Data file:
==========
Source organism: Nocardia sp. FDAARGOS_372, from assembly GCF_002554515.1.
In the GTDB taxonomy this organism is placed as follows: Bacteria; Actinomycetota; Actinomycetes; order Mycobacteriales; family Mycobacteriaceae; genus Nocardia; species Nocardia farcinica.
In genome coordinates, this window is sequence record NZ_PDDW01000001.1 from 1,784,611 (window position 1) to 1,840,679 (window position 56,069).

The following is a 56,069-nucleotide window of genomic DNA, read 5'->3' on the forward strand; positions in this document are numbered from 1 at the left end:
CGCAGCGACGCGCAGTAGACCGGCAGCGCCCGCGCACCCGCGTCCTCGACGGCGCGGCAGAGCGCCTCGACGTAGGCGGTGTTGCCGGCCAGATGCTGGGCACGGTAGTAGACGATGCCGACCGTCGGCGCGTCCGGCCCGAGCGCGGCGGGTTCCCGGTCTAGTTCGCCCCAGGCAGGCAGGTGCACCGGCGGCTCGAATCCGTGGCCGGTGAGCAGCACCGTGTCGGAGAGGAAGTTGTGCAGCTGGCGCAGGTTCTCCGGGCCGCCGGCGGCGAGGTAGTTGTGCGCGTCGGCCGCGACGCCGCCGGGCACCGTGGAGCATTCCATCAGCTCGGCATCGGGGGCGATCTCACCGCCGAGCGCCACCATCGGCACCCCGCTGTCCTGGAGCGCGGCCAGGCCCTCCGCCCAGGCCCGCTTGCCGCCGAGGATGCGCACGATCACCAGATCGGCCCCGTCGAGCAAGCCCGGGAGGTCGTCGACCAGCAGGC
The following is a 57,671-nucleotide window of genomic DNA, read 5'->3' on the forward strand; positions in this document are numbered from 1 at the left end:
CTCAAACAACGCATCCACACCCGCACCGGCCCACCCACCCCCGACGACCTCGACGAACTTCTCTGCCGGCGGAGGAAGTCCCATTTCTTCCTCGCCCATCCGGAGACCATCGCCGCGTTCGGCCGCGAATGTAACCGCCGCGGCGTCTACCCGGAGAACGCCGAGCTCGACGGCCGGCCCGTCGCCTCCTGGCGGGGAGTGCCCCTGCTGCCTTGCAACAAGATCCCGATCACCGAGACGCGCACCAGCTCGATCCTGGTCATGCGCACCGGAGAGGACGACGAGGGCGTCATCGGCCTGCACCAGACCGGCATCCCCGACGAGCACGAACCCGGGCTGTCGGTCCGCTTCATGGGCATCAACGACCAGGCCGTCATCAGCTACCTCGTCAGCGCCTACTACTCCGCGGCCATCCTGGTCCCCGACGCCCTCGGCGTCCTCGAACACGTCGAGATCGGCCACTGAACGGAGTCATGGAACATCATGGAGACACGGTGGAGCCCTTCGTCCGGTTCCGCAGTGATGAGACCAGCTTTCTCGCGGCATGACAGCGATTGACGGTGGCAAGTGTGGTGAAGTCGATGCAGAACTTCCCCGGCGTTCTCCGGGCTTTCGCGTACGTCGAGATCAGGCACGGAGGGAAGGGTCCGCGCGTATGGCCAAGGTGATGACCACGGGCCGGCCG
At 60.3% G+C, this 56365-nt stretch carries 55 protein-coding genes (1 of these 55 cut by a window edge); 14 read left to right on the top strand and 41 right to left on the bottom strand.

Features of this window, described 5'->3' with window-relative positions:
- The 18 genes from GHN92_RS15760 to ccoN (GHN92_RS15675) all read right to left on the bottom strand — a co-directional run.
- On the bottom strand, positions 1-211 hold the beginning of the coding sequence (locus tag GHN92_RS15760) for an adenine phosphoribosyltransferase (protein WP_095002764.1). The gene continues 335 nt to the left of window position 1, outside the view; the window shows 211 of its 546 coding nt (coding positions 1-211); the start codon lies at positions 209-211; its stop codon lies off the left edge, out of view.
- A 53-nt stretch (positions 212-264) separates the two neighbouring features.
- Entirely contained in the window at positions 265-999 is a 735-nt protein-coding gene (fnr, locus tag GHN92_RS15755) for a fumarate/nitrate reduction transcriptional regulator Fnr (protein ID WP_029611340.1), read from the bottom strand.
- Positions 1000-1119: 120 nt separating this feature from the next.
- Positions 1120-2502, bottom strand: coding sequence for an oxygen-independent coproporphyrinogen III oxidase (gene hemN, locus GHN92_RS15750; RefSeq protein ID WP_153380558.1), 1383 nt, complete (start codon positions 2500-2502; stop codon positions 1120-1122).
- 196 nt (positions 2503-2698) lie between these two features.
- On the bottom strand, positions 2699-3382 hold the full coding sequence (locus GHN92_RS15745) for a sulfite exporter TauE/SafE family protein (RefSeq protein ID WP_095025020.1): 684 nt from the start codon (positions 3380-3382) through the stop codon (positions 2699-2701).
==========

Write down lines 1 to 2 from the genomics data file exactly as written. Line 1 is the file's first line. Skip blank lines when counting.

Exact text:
Source organism: Nocardia sp. FDAARGOS_372, from assembly GCF_002554515.1.
In the GTDB taxonomy this organism is placed as follows: Bacteria; Actinomycetota; Actinomycetes; order Mycobacteriales; family Mycobacteriaceae; genus Nocardia; species Nocardia farcinica.